Our world is changing before our eyes. For the older generations, they've seen so many changes it would boggle the mind. Growing up, they've seen racial segregation come to a halt, interracial couples no longer needing to hide their love for one another, interracial marriage, homosexuals being able to walk down the street together and now same-sex marriage. No, not everyone is accepting of everything I just listed, but basic civil right freedoms being given to all is a step in the right direction to bring the prejudices to a halt. Knowledge will make you free, change will make you free, ignoring what's before your eyes will only bring you and others pain. This is a story about a boy who realizes he's not like the other boys but because of people's prejudices, feels the pain of being different.
I was a little stuck in the rating of this book. On one side, it's a great read for the YA audience, an outlet of information for those who are reading to either understand their or others sexual orientation. Acceptance starts with awareness, and awareness starts with knowledge. Ignorance is not bliss. Now, on the other hand, the basic premise of this story has been played out many times over in one way or another. Christian boy ashamed of feeling what he feels, but starts to accept it when he meets someone like himself. A first love sparked in bible camp, which is forbidden and ridiculed by the close minded christian campers and counselors. A fallout and a realization.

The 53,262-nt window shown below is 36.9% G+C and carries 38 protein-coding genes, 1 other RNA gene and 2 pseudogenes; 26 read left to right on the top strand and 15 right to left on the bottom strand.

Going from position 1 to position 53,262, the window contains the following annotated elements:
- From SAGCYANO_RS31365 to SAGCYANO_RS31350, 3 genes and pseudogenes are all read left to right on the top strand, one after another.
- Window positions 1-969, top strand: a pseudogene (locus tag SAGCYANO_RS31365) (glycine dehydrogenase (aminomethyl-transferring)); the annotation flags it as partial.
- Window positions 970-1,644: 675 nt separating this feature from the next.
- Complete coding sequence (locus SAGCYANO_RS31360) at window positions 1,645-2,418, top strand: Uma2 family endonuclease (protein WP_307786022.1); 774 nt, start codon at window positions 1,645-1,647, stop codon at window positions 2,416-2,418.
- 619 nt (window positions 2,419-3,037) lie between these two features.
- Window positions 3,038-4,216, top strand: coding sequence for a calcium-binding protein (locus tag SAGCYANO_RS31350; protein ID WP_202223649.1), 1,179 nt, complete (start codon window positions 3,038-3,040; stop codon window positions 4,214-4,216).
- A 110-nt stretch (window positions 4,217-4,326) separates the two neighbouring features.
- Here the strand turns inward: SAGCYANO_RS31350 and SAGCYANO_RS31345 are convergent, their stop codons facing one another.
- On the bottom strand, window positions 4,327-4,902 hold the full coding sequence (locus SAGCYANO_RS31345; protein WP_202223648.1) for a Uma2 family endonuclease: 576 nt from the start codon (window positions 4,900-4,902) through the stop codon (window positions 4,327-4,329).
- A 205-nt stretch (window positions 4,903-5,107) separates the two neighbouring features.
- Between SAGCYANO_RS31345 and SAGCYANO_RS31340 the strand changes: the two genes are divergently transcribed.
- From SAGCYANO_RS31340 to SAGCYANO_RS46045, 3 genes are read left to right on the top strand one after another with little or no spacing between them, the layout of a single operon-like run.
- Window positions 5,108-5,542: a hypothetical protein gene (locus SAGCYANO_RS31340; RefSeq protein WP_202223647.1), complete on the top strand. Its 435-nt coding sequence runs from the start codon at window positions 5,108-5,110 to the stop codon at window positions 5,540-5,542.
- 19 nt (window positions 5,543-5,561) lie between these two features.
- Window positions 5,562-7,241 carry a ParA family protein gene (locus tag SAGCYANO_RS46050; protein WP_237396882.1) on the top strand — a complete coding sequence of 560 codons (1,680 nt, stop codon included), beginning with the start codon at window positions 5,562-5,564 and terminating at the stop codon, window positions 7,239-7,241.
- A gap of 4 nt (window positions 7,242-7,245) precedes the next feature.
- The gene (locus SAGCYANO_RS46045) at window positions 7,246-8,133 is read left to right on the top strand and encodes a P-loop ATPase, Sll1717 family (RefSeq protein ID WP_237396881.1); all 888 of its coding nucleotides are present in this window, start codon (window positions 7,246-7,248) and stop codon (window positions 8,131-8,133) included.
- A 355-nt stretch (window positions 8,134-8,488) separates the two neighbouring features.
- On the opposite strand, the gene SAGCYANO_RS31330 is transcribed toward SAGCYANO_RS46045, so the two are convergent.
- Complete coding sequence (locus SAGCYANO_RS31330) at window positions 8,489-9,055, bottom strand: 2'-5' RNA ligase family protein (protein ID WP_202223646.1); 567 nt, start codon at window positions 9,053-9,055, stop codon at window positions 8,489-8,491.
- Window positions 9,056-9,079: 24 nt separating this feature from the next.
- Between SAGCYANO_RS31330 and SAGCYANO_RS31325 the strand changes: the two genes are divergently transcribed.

The author created all the characters in this book perfectly. I could see each one as I read through the book. I could feel their emotions coursing through them and I could sense the way their brains were churning. I wanted to hug Jonathan and reassure him, yell at Ian to be more understanding, punch Jake where it counts for being such an ignorant jerk, shake reality into Paul and thank Simon for being the rock that Jonathan needed so much. A group of people, with all their individual thoughts, brought together in a way that will be a turning point for most of them. There is a line in this book that hits the thought of homosexuality right on the head, "Weren't gay guys just about casual relationships that were based on sex?" This right here is why same sex couples get the heat that they do, clueless people not realizing that a man can have a loving relationship with another man, same with women. Homosexuality is not about sex, it's about loving someone like yourself. I look forward to the day when there are no 'terms' for people based on who they want a relationship with or not.
Yes, there is a heavy Christian aspect to this book, but the message that is given in the long run, as one character stated, Hate is Hate. Loving someone of the same sex doesn't change you, you are the same person you were all along, you just aren't hiding yourself away anymore, you actually are better than what you were because you are accepting you for you. People talk about the Bible and all it says about homosexuality, but in this story you learn so much more of the Bible. You learn about some of the goofy things in it that have been pushed to the side over the years because it is just a bit outlandish.
The writing is good, terms are contemporary, situations are realistic. Any person who is open to this genre will come out knowing more than they did going into it. I would like to know how Jonathan's relationship with his parents were after camp was over with. I have a feeling that his parents came around and embraced their son and accepted him for who he is, at least I hope that's what happened. Okay, I have decided on my rating. Before starting my review, I was sure this was a 3 star, but after writing this and thinking about the story even more, it is a solid 4 star book.